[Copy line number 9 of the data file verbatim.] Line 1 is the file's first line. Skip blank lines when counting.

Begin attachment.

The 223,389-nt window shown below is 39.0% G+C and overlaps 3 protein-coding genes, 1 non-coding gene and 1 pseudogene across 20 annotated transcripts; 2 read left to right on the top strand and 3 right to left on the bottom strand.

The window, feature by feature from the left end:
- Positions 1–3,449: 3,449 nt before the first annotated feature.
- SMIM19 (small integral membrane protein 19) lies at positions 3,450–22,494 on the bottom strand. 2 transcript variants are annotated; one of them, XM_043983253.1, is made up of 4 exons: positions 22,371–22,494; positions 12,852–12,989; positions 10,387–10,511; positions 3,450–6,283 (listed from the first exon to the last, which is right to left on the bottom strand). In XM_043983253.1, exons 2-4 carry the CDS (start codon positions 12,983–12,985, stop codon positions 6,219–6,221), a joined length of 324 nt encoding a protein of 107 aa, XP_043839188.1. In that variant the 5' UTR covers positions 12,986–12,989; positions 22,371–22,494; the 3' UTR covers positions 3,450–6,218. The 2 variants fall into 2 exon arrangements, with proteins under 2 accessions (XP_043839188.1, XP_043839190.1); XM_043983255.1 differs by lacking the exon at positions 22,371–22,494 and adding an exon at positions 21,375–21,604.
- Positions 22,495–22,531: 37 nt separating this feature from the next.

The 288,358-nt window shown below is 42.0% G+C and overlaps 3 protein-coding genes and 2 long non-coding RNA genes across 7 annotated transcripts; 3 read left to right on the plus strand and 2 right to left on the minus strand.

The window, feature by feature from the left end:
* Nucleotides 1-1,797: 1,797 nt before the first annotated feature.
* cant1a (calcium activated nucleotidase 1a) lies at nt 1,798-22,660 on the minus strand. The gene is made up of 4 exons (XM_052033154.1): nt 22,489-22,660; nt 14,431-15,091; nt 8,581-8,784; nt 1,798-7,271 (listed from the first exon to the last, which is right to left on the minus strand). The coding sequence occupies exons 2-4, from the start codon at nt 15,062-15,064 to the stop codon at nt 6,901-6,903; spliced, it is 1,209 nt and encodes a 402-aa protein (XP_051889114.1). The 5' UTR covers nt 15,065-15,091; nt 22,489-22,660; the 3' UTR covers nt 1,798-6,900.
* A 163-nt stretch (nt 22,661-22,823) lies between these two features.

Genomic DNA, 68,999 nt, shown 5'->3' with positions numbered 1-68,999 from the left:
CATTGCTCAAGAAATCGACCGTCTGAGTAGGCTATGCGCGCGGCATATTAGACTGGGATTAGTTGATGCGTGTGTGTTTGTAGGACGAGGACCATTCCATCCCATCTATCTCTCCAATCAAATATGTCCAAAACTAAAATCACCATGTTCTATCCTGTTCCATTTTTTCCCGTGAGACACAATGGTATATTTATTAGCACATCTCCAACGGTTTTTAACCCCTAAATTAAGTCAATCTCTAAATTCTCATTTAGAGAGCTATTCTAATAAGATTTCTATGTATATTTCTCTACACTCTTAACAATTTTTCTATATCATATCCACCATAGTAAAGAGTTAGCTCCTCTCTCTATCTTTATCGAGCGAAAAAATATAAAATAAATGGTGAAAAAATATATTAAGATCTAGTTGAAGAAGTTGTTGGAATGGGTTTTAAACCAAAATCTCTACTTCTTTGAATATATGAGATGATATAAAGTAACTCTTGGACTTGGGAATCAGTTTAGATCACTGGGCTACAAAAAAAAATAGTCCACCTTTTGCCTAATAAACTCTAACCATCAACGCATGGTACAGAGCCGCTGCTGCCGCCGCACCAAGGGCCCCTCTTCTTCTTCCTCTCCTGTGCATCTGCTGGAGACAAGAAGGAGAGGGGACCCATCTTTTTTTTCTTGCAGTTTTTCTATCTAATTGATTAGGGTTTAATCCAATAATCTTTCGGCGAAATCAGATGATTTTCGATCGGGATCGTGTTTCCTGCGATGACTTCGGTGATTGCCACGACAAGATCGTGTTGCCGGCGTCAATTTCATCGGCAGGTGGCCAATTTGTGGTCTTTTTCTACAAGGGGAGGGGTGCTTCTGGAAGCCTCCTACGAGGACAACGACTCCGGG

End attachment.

* cant1a (calcium activated nucleotidase 1a) lies at nt 1,798-22,660 on the minus strand. The gene is made up of 4 exons (XM_052033154.1): nt 22,489-22,660; nt 14,431-15,091; nt 8,581-8,784; nt 1,798-7,271 (listed from the first exon to the last, which is right to left on the minus strand). The coding sequence occupies exons 2-4, from the start codon at nt 15,062-15,064 to the stop codon at nt 6,901-6,903; spliced, it is 1,209 nt and encodes a 402-aa protein (XP_051889114.1). The 5' UTR covers nt 15,065-15,091; nt 22,489-22,660; the 3' UTR covers nt 1,798-6,900.